Sunday, January 31, 2010

Spotlight: Lineage


242 Havard St
Brookline, MA 02446
(617) 232-0065

I dined at Lineage for a rehearsal dinner for my best friend's wedding last August.  Talk about hooking it up!  It was easily the best rehearsal dinner I've been to, and I've been in quite a few weddings!  First of all, Lineage offers not only a seasonal menu, but one that changes daily.  The dishes I enjoyed are not available at this time of year, but they are a great example, I think, of the caliber of food offered year round.  On that warm August evening, I was immediately intrigued by the fig and blue cheese appetizer, but since someone else was paying for the meal, and no one else ordered appetizers, I felt it would be greedy of me to be the only one, so I selected my entree and sucked it up.

My entree was great!  I had the seared sea scallops over English pea risotto.  The scallops tasted like Heaven (as scallops usually do to me when they are cooked perfectly) and the risotto was creamy perfection.  The crispy shallots on top added the right amount of texture to the mostly "soft" dish.  I tasted some of my neighbors' dishes as well, the salmon with orzo and pesto and the sea bass over curry broth and veggies, and both were cooked perfectly with really striking, delicious flavor combinations.  Good so far.

Next, we were given dessert menus, and alas, I saw my fantasy fig dish offered not only as an appetizer but also as a dessert!  And as half of the table opted to order desserts, I saw this as a sign from God that I NEEDED to order the figs, since I had passed them up once and was given another opportunity to try them.  Oh. My. God.  Really.  They were sensational.  I will dream of them always.  For real.

My only complaint was that they only passed around bread to our table once and never returned to see if anyone wanted another roll (we each got only one).  I would have loved another roll, but didn't really want to ask, especially since the restaurant was very busy and we were a large party to begin with.  In any case, Lineage was an amazing meal and everything I tried was delicious.  I would love to return here another time and try out dishes available at other times of the year. The current "sample menu" on their website sounds just as appetizing as the one we were offered in August :)

Pan Seared Striped Bass with Confit Potatoes, Littlenecks, Curry, and Lovage $25

Grilled Atlantic Salmon with Market Green Beans, Toasted Orzo, Tomatoes, and Summer Pesto $23

Seared Sea Scallops with English Pea Risotto, Crisp Shallots, and Truffle Vinaigrette $28

Herb Roasted Half Chicken with Summer Squashes, Baby Spinach, Fingerling Potatoes, Herb Broth, and Lemon $20

Prime Steak Burger on Brioche Bun, with Great Hill Blue Cheese, Grilled Onions, and Herb Fries $14

Warm Black Mission Figs with Great Hill Blue Cheese, Honey, and Sherry Vinegar $9

Chocolate Pot de Crème with Chantilly Cream $8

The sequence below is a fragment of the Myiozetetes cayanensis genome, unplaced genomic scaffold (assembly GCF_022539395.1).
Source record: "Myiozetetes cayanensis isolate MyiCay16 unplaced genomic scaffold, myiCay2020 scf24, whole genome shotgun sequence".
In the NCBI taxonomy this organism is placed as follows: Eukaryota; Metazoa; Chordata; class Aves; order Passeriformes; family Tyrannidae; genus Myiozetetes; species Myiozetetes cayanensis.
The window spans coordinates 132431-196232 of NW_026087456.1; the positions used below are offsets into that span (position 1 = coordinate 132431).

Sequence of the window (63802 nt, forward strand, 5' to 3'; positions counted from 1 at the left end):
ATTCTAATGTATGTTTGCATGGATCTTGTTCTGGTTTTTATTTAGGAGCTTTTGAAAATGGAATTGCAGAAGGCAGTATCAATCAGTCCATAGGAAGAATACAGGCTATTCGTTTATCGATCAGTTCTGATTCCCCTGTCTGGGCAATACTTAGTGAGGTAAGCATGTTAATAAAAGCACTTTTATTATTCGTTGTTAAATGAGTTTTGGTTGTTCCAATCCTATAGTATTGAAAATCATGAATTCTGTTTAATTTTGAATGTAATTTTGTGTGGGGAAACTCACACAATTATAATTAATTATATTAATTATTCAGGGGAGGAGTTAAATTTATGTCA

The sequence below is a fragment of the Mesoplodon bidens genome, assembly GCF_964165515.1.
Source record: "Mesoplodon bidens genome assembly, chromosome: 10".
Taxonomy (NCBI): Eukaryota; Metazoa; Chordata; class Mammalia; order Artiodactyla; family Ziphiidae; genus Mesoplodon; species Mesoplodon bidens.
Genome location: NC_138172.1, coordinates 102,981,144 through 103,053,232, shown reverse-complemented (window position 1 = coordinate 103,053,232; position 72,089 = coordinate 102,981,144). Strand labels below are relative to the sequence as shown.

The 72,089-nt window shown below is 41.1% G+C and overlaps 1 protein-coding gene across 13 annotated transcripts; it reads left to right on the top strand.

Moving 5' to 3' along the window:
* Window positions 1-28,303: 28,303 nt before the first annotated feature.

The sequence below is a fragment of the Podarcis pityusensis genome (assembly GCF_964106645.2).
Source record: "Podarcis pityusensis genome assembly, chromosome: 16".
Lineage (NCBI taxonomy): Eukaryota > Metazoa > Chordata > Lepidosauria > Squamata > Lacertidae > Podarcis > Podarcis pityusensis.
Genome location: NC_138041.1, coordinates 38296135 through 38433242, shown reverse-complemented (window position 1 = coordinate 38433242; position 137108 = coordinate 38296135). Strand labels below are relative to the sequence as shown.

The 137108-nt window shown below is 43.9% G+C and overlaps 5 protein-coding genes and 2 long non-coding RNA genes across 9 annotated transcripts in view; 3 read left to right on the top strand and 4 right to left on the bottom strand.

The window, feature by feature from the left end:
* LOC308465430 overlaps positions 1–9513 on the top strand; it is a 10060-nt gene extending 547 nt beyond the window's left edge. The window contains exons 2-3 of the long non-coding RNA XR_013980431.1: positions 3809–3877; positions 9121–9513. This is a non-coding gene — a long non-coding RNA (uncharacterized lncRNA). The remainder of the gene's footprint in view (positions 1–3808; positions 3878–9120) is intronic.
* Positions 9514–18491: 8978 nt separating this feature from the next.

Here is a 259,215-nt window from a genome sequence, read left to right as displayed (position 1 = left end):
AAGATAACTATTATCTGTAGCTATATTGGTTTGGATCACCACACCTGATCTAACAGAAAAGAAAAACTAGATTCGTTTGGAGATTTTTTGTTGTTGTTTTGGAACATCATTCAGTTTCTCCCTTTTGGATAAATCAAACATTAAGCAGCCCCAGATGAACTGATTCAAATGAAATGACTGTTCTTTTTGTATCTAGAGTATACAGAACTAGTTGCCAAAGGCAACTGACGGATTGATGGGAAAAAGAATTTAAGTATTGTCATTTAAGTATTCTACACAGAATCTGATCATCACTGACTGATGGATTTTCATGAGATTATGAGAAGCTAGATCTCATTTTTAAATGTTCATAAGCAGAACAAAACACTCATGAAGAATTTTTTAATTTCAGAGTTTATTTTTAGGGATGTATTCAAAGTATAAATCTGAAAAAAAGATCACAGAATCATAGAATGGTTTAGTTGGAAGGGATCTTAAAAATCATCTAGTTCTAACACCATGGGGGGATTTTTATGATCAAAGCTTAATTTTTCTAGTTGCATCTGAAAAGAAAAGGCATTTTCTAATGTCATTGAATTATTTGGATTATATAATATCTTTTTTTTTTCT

Saturday, January 30, 2010

Roasted Butternut Squash Risotto


There are some dishes out there that just shouldn't be messed with. Risotto is one of them. It's one of those classic comforting dishes that when done right hits my palate with absolute pleasure, and when done wrong just makes me want to cry. It's also rather decadent because of all the starch in the Arborio rice (which makes it creamy) along with the cheese and the butter that usually finishes it off. People have suggested that I can make it lighter by using barley, but that just seems sacrilegious to me. Good risotto has a perfectly creamy texture and al dente bite that cannot be replicated with any other type of grain or cooking process.

Last weekend I had some osso bucco at a nearby Italian restaurant that I usually enjoy very much. The veal shanks were perfectly fork tender and tasty, but the risotto it was served with was supposed to be a Milanese risotto (or a classic saffron risotto). Instead I got a pile of mushy white wet rice that was posing as risotto. It was not al dente by any means, and was so white that not only was I certain it contained no saffron whatsoever, but I'm convinced they used cream in it in order to get that milky white color. It was just so wrong.

Ever since then, I felt that I had to satisfy that risotto craving since I was pretty much left high and dry with that poor excuse for risotto last weekend. I also happened to have a butternut squash hanging around my house, waiting for its turn to become part of my dinner. It was the perfect plan! I'd make butternut squash risotto, but I'd make it a bit lighter. I used Ina Garten's recipe as a guide, but I changed up a few things and cut WAY down on the fat. I also cut down a bit on the saffron because unlike Ina, I'm not made of money :) Here's what went down...

Roasted Butternut Squash Risotto
Serves 4 to 6

1 butternut squash
2 tablespoons olive oil, separated
Kosher salt and freshly ground black pepper
6 cups chicken stock
1/2 cup minced onion
1 1/2 cups Arborio rice (10 ounces)
1/2 cup dry white wine
2 pinches saffron threads
1/2 cup freshly grated Parmesan

Preheat the oven to 400 degrees F.

Peel the butternut squash, remove the seeds, and cut it into 3/4-inch cubes. Place the squash on a sheet pan and toss it with 1 T. of the olive oil, 1 teaspoon salt, and 1/2 teaspoon pepper. Roast for 25 to 30 minutes, tossing once, until very tender. Set aside.